He had one brother. His parents were leaseholders of an accompanying rice farm by the Dominicans. Both their families had adopted the additional surnames of Rizal and Realonda in 1849, after Governor General Narciso Clavería y Zaldúa decreed the adoption of Spanish surnames among the Filipinos for census purposes. Like many families in the Philippines, the Rizals were of mixed origin. José's patrilineal lineage could be traced back to Fujian in China through his father's ancestor Lam-Co, a Chinese merchant who immigrated to the Philippines in the late 17th century. Lam-Co traveled to Manila from Amoy, China to avoid the famine or plague in his home district, more to escape the Manchu invasion during the Transition from Ming to Qing, he decided to stay in the islands as a farmer. In 1697, to escape the bitter anti-Chinese prejudice that existed in the Philippines, he converted to Catholicism, changed his name to Domingo Mercado and married the daughter of Chinese friend Augustin Chin-co. On his mother's side, Rizal's ancestry included Chinese and Tagalog blood.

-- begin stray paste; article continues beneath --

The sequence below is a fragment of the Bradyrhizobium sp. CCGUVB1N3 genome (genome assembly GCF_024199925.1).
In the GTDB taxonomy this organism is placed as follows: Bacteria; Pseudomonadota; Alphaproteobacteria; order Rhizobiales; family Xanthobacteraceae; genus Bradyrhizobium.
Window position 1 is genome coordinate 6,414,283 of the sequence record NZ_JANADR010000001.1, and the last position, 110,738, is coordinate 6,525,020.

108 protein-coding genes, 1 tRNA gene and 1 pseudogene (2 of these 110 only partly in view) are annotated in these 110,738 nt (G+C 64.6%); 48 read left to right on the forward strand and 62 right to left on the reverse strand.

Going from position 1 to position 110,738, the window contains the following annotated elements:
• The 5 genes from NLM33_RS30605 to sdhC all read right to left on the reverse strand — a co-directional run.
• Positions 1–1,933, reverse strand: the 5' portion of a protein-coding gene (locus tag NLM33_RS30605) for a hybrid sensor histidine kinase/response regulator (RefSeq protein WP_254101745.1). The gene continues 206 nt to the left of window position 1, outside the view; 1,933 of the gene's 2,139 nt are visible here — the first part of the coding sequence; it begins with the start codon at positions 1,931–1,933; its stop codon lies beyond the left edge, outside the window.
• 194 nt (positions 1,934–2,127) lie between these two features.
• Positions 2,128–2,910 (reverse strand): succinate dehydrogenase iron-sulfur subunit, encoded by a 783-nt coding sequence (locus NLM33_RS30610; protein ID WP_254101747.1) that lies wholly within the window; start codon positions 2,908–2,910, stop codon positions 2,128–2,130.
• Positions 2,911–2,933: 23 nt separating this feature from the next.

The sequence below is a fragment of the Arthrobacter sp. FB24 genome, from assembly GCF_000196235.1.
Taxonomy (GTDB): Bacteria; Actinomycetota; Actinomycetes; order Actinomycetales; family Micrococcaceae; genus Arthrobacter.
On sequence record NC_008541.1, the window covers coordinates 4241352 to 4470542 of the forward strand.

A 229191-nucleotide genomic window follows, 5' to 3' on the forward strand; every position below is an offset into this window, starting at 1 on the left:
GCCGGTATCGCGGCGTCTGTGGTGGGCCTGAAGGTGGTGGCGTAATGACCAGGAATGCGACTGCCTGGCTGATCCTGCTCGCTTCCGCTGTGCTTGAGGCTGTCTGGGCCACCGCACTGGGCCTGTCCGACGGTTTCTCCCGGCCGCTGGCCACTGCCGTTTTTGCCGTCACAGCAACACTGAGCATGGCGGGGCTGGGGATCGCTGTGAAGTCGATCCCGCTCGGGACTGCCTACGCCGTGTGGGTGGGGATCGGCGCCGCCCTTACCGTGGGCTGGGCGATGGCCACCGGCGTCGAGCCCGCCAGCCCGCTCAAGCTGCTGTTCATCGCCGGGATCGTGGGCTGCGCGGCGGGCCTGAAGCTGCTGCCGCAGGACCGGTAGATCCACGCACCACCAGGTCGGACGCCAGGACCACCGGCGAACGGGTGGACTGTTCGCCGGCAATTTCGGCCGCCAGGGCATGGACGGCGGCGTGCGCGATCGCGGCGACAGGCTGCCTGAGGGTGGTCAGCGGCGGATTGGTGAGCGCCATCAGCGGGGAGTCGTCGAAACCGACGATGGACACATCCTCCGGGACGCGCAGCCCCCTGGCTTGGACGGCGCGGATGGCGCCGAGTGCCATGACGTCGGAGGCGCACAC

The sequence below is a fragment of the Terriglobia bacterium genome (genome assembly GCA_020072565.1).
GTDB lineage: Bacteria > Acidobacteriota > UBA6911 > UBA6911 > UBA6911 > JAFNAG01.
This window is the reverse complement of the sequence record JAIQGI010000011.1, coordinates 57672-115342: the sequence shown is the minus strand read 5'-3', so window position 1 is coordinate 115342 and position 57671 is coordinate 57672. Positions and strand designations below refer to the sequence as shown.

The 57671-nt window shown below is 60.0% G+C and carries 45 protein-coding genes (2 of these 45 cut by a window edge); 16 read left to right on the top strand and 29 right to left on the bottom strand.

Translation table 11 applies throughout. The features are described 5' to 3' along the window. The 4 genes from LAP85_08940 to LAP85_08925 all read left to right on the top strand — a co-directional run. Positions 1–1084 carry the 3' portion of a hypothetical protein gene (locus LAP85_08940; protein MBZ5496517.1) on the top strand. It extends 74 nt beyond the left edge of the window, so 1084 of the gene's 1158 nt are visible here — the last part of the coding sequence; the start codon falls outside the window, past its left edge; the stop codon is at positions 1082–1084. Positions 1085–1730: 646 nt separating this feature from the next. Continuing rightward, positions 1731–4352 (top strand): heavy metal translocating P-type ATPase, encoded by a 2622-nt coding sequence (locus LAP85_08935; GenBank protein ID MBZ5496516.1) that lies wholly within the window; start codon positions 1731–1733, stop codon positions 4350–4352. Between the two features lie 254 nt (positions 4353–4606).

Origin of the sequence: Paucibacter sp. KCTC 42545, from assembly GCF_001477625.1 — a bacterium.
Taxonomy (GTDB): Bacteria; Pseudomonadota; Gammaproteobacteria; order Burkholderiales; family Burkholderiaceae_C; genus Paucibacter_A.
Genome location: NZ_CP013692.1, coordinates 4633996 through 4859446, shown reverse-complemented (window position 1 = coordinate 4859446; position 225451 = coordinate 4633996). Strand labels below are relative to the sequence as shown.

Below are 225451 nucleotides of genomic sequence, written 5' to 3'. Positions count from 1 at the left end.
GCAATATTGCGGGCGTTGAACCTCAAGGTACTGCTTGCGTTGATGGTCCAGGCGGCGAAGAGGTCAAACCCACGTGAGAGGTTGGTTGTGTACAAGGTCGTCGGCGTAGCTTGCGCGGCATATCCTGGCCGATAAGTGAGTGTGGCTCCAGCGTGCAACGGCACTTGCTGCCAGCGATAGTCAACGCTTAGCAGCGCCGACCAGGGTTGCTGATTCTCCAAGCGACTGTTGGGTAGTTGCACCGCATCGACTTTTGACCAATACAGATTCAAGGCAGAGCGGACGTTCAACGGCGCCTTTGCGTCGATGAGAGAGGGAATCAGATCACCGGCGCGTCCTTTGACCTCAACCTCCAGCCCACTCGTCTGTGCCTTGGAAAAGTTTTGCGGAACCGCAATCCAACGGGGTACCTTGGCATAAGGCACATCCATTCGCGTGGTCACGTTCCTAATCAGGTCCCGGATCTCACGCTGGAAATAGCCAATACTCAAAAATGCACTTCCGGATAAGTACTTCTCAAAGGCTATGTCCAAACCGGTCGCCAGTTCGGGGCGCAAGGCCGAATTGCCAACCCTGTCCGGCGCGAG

His mother's lineage can be traced to the affluent Florentina family of Chinese mestizo families originating in Baliuag, Bulacan. José Rizal had Spanish ancestry, his grandfather was a half Spaniard engineer named Lorenzo Alberto Alonzo. From an early age, José showed a precocious intellect, he learned the alphabet from his mother at 3, could read and write at age 5. Upon enrolling at the Ateneo Municipal de Manila, he dropped the last three names that made up his full name, on the advice of his brother and the Mercado family, thus rendering his name as "José Protasio Rizal". Of this, he wrote: "My family never paid much attention, but now I had to use it, thus giving me the appearance of an illegitimate child!" This was to enable him to travel and disassociate him from his brother, who had gained notoriety with his earlier links to Filipino priests Mariano Gomez, Jose Burgos and Jacinto Zamora, accused and executed for treason. Despite the name change, José, as "Rizal" soon distinguished himself in poetry writing contests, impressing his professors with his facility with Castilian and other foreign languages, in writing essays that were critical of the Spanish historical accounts of the pre-colonial Philippine societies.